Just like us, actor Michael Zegen – star of Amy Sherman-Palladino’s new show, The Marvelous Mrs. Maisel – loves a good escape. We already fell in love with him on Boardwalk Empire, and now with this new hit from Amazon, the actor manages to time travel yet again, just to the 50’s not the 20’s this time around. We caught up with Zegen on everything from his last meal (which includes McNuggets), the importance of patience and why you should never accept no as an answer…
From start to finish, what would be your ideal food day?
Eggs and green juice in the morning, some sort of salad-y thing for lunch, and then Peter Luger’s steak for dinner. I try to keep healthy, and I don’t eat much red meat, but if we’re talking ideally here… Also, I’ll definitely eat a pomegranate at some point during the day. Gotta have those antioxidants!
Did you always know you wanted to be an actor? Did you ever want to be anything else?
I’ve wanted to be an actor since I was a little kid. I scored my first lead in kindergarten as the title role in “The Gingerbread Boy,” and I’ve never looked back. There may have been a brief period of time where I dabbled with being an astronaut, but outer space scares me now.
Who are some actors you looked up to when you were growing up?
I’ve always been a big Michael J. Fox fan. To this day, I don’t think any actor has ever been more likeable. Matthew Broderick, River Phoenix, and Kermit the Frog were some others. No joke about Kermit, either. He may be a puppet, but he’s as real as it gets.
The Marvelous Mrs. Maisel takes place in the late 1950s; what elements in the show of your character (wardrobe, way of speaking, movement etc) are very 50s?
Obviously the clothes, but the way they slick my hair back puts me in 50’s mode immediately.
Why is the show important right now?
Well, it’s a show led by a strong female protagonist, so that’s pretty awesome right off the bat. And honestly, it’s just such a great respite from everything that’s going on in the world today. It’s funny, it’s inspiring, it’s heartwarming, and it’s beautiful to look at. You can definitely lose yourself in it. I only wish there were more episodes.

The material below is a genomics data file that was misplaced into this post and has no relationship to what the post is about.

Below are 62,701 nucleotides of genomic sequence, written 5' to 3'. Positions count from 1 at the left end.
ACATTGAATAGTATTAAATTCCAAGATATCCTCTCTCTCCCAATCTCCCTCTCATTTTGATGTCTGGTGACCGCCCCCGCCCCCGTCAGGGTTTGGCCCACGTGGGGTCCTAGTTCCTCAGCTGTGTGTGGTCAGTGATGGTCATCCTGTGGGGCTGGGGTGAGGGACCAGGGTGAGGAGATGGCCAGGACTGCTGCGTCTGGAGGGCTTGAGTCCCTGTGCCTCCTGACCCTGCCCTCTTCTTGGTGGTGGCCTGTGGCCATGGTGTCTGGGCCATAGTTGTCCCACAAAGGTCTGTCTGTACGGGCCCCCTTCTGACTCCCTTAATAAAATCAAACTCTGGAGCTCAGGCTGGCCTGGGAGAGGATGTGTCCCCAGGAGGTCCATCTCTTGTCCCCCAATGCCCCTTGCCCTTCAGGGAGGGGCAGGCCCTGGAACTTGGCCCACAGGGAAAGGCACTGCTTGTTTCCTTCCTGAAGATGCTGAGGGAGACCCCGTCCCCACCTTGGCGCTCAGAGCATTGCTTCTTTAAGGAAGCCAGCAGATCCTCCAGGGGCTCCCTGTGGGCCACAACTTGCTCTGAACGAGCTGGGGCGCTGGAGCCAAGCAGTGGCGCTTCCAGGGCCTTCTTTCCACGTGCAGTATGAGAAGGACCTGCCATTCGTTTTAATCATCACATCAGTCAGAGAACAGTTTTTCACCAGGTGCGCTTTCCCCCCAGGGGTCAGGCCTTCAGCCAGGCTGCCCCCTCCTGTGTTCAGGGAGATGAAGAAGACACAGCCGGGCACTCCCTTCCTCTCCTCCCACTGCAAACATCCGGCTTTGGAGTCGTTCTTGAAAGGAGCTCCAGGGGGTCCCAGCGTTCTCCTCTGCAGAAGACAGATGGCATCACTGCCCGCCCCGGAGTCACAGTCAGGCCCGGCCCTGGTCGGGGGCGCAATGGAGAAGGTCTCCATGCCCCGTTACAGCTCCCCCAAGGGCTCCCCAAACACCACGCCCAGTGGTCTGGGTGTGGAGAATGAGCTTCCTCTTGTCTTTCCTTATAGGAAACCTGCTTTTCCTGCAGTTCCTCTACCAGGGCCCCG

What is it like working with Amy Sherman-Palladino? What advice has she given you, and what have you learned from her?
Amy’s the best! She’s smart, funny, an amazing writer, and knows exactly what she wants. The best advice she’s given me is to stand up straighter…I tend to slouch.
Is there another time period and place you’ve always loved? What is it and why?
I’ve always been fascinated with the 1920’s. Gangsters, vaudeville, silent films, Babe Ruth…It was so cool getting to live in that world while working on Boardwalk Empire. I definitely wouldn’t mind going back there some day.
What’s your idea of the perfect first date?
Disneyland would be a pretty awesome first date – or Dave & Busters at the very least.
What’s the difference between how you approach television and how you approach movies? Theater? Is there a different approach?
The approach is the same, I think. The most important rule to follow, regardless of the medium, is to know your lines. Film and TV is more technical…you’ve gotta know exactly where to move, stand, etc. With theater, there’s a bit more freedom with the blocking. But they’re all immensely satisfying for me, and so much fun.
What similarities do you see between the world of food and Hollywood?
I guess there are celebrities in both worlds. Anthony Bourdain, Mario Batali, Iron Chef, Salt Bae, etc…Anytime I see people eating on TV or film, it makes me hungry.
What are your favorite restaurants in London, Los Angeles and New York?
While in London, I’m always partial to pub fare for some reason – fish n’ chips and whatnot. Los Angeles I think has the best sushi, and New York pizza can’t be beat. John’s on Bleecker Street is my favorite.
What would your last meal be and who would it be with?
Wow, how morbid! If it’s my last meal, I’m gonna want it all. My mom’s cooking, my grandma’s cooking, something from each of my favorite restaurants. Hell, let’s throw in some McNuggets too. And I want it set up like Smorgasburg, with all the food trucks and stuff. Can we have carnival rides too? If I’m going out, I’m going out in style. Everyone’s invited!
What advice would you give your twenty-year-old self?
Patience is key! Don’t get frustrated when something doesn’t go your way, because it’s inevitable, a part of life. And don’t take “no” for an answer. Just keep plugging along, and follow your dream. Also, be proactive! Make things happen for yourself.
If you could give us a quote of the day to sum up your mood and mode, what would it be?
“Life is tough, darling. Life is hard. And we better laugh at everything; otherwise, we’re going down the tube.” – Joan Rivers